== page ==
This action will then go on automatically, a spark being produced at the proper moment in onecylindcr,
and yet no current will be passing to the I sparking'device in the other cylinder at that time. There is, further, no necessity of making but one wire connection to each sparking device or of having more than one brush for each sparking device, ass common return is,v
provided through the cylinder-easing. .The side rubbing contact of the beveled edge 36 of the electrode 34 against the electrode 80 will insure a good electrical contact between them; but if there is no frictional contact between the curved face 35 of electrode 34 and the reduced projection 31 those surfaces are liable to become coated .with the products of the burned vapor. presses the face 35 into contact with the projection 31, and if it is desiredto clean these contact parts of the electrodes a reciprocating motionmay be given to the electrode 31 by pressing against head 37 on shaft 33 outside of the casing. This will scrape the face 35 of electrode 34 over the projection 31 of the other electrode and effectually clean the contact parts. Piston-rod 4i mayhave sullicicnt lateral motion in the mouth of the dash- The s irin" 40, however l ion,'as meny changes may name having a rotating drive the'same,an ar mature-coil carried thereby and formingn part of each circuit, a com- In the above embodiment of myi when the piston recedes from'the cylinder, a sparking device for dev-ice'afler tlie burned a. sudden, and partial the cylinder. jlhis willlower the atn'iespherie pressm-en'pon the end inside of "the cylinder, mosphere on the head 37- will press in the rod 33, giving a slight reciprocating movement to electrode 34. The rod will then be automatically moved lon itmlinzilly in its bearing and the electrodes will he rubbed together: This will tend to keep the contactparts bright.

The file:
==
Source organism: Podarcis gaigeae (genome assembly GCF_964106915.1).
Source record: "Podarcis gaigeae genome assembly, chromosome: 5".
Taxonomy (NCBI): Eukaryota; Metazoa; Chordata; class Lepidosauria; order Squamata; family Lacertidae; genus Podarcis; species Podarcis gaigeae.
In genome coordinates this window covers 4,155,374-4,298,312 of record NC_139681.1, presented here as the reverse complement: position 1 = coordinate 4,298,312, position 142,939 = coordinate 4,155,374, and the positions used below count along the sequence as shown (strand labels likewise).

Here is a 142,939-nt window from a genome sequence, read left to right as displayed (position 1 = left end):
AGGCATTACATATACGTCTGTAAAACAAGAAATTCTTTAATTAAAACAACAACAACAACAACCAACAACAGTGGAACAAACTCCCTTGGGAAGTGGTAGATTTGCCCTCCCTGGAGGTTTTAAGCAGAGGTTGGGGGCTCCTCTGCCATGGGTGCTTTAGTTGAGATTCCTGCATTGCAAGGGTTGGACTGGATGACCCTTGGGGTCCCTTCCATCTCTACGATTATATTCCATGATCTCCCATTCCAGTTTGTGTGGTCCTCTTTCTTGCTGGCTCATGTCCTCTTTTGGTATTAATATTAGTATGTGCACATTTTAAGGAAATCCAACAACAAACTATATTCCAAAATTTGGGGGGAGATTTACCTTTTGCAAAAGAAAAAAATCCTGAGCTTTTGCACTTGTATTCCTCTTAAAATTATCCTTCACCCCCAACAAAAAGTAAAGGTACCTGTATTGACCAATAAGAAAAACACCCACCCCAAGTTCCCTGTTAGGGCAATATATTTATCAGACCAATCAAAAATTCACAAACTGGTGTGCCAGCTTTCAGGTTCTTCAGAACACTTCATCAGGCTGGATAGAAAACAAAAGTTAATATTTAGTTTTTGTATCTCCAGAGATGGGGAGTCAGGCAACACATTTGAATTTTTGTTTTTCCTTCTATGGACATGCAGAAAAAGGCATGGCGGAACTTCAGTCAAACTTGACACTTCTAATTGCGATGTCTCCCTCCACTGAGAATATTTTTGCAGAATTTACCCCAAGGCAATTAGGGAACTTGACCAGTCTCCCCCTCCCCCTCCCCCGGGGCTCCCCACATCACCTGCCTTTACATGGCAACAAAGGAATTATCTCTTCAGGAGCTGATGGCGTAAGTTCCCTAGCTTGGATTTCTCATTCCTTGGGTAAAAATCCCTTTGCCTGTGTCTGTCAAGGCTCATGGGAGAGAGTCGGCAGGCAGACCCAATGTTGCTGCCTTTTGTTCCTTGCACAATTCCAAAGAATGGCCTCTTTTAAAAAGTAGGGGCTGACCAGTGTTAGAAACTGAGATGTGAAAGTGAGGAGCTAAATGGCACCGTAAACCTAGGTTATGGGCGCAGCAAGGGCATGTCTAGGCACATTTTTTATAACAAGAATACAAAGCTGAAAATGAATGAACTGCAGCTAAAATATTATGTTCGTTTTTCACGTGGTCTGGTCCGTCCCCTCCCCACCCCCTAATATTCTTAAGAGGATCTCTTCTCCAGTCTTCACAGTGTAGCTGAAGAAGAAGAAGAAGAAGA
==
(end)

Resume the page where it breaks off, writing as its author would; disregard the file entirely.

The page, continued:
I Other advantages will appear from t-hedis closure herein made; but I do not desire to limit myself to this embodiment of my invenbe made therein without departing from the spiritithereof.
What I claim is-- 1. Ina vapor-engihefln conibinatiomeplurality of cylinders; a,pi'ston moving in each each cylinder embracing a pair of electrodes, an independent circuit for each pair shaft and means to mntaior having a segment electrically congas has been pelled menu in is "prod need in ofiherod 33 which is]- 4 and if the'sp'ring 38 is not too strong the pressure of the outside atof electrodes, :r d yy nected to" said coil and carriedhy the said shaft, :1- brnsh .for each circuit for each set of electrodes and in'contaet with said armature,
. break en eleetric circuit with the proper set of electrodes at the proper time. p 1 2". In avapor-e ngine in combination, 9. cylders, a-piston moving in each cylinder, a sparking device for each cylinder embracing a pair'of electrodes, one of'which is movable, an electric circuitconnecting-each pair of electrodes, e. dynamo having arotating shaft driven-by said engine, an armature havinga. segment electrically connected to said coil and also carried by said shaft; a brush for each circuit for eontactwithsaid armature, said segment being adapted tocomplete an electric circuit through each set of electrodes successively and independently, and means to disengage the movable elect-rode from the other elec- Witnesses:
EMERSON R. NEWELL L. VREELAND.
inder-casing inclosing a plurality of cylim- "saidsegmentbeing adapted to make and each set of electrodes and'in 1 trode to produce a spa-rk at the proper time. Y., this 21st (lay